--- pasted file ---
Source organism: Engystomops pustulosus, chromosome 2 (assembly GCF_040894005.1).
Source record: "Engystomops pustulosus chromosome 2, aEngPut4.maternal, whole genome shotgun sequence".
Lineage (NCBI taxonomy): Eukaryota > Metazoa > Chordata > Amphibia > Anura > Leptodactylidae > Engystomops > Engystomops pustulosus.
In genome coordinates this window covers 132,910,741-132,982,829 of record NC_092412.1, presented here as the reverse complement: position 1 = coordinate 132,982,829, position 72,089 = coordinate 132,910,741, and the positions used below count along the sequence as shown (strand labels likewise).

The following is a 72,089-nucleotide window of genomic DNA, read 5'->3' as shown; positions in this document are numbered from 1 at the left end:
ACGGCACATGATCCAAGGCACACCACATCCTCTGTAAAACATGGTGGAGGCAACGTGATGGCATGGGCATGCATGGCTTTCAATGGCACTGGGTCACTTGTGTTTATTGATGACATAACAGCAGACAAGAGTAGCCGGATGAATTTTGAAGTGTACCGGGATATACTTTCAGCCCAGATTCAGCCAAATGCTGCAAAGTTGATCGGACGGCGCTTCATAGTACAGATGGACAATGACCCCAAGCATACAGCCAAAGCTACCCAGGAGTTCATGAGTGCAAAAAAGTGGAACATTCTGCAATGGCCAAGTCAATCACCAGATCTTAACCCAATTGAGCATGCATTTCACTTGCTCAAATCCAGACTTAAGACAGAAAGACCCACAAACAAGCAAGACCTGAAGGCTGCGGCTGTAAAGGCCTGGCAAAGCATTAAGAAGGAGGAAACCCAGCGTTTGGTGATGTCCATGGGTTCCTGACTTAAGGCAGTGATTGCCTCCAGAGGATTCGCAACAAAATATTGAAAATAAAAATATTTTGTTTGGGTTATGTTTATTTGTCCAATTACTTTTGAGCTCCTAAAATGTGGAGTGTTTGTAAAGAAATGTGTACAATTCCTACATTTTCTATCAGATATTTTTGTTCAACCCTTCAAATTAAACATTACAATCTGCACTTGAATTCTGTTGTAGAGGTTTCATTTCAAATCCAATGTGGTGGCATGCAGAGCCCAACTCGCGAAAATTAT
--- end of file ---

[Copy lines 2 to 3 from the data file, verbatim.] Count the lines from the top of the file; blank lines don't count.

Source record: "Engystomops pustulosus chromosome 2, aEngPut4.maternal, whole genome shotgun sequence".
Lineage (NCBI taxonomy): Eukaryota > Metazoa > Chordata > Amphibia > Anura > Leptodactylidae > Engystomops > Engystomops pustulosus.